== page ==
sensitive customer information from the cheating site Ashley appear to have made good on their threat to post the data online.A data dump, 9.7 gigabytes in size, was posted on Tuesday to the dark web using an Onion address accessible only through the Tor browser.The files appear to include account details and log-ins for some 32 million users of the social networking site, touted as the premier site for married individuals seeking partners for affairs.Seven years worth of credit card and other payment transaction details are also part of the dump.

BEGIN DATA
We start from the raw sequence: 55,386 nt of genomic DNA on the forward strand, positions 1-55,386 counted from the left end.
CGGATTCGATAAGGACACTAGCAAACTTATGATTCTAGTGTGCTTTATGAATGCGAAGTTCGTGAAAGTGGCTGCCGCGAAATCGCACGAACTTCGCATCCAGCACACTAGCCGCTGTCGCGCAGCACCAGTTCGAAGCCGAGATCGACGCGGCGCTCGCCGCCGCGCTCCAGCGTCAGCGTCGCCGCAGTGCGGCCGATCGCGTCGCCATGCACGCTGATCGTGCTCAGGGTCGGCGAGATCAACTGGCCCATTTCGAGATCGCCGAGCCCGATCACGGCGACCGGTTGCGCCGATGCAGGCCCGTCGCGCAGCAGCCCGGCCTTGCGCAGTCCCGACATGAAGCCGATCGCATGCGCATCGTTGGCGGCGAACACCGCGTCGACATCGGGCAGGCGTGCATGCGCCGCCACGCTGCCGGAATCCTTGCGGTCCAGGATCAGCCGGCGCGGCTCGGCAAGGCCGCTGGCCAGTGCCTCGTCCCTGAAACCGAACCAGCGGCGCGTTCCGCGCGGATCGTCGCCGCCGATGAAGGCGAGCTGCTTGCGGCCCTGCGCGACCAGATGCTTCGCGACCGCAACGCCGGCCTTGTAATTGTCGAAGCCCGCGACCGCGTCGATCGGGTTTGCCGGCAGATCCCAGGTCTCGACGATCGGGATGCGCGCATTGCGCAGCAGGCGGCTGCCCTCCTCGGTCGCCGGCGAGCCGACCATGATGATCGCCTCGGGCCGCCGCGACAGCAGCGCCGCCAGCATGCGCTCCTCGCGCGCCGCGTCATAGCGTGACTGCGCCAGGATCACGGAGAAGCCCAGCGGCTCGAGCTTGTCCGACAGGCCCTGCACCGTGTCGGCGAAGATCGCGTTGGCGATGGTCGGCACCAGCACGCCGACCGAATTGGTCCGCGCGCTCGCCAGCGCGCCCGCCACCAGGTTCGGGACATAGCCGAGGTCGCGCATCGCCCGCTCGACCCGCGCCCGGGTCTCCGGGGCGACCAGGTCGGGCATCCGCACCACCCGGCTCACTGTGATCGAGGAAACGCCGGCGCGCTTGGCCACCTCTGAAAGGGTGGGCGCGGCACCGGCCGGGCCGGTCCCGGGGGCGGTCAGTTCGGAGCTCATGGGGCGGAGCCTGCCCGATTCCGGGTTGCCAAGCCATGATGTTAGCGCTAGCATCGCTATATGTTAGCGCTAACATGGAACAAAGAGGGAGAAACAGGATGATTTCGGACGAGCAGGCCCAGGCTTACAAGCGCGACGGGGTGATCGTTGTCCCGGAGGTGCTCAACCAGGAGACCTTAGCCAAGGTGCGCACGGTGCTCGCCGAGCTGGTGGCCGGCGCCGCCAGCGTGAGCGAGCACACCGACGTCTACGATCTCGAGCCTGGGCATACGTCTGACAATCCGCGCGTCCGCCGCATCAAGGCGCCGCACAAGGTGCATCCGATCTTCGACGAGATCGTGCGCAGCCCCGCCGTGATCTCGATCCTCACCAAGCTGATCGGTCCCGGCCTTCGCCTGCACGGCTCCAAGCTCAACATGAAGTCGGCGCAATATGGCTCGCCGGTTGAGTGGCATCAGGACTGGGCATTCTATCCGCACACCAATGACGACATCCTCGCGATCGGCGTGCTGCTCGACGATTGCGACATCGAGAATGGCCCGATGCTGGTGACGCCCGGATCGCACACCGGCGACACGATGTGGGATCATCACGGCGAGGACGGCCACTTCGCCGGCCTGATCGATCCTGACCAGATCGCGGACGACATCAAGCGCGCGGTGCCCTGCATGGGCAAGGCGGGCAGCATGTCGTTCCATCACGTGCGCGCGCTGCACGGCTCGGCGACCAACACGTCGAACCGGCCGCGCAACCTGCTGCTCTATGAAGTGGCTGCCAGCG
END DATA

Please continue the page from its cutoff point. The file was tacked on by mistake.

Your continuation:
The data also includes descriptions of what members were seeking."I'm looking for someone who isn't happy at home or just bored and looking for some excitement," wrote one member who provided an address in Ottawa and the name and phone number of someone who works for the Customs and Immigration Union in Canada."I love it when I'm called and told I have 15 minutes to get to someplace where I'll be greeted at the door with a surprise—maybe lingerie, nakedness. I like lots of foreplay and stamina, fun, discretion, oral, even willingness to experiment—*smile*"Passwords released in the data dump appear to have been hashed using the bcrypt algorithm for PHP, but Robert Graham, CEO of Erratasec, says that despite this being one of the most secure ways to store passwords, "hackers are still likely to be able to 'crack' many of these hashes in order to discover the account holder's original password." If the accounts are still online, this means hackers will be able to grab any private correspondence associated with the accounts.It's notable, however, that the cheating site, in using the secure hashing algorithm, surpassed many other victims of breaches we've seen over the years who never bothered to encrypt customer passwords."We’re so used to seeing cleartext and MD5 hashes," Graham says."It’s refreshing to see bcrypt actually being used."Here's how the hackers introduced the new data dump: Following the intrusion last month, the hackers, who called themselves the Impact Team, demanded that Avid Life Media, owner of Ashley and its companion site Established Men, take down the two sites.Established promises to connect beautiful young women with rich sugar daddies "to fulfill their lifestyle needs." The hackers didn't target Cougar Life, a sister site run by ALM that promises to connect older women with younger men."Avid Life Media has been instructed to take Ashley Madison and Established Men offline permanently in all forms, or we will release all customer records, including profiles with all the customers’ secret sexual fantasies and matching credit card transactions, real names and addresses, and employee documents and emails," the hackers wrote in a statement following the breach.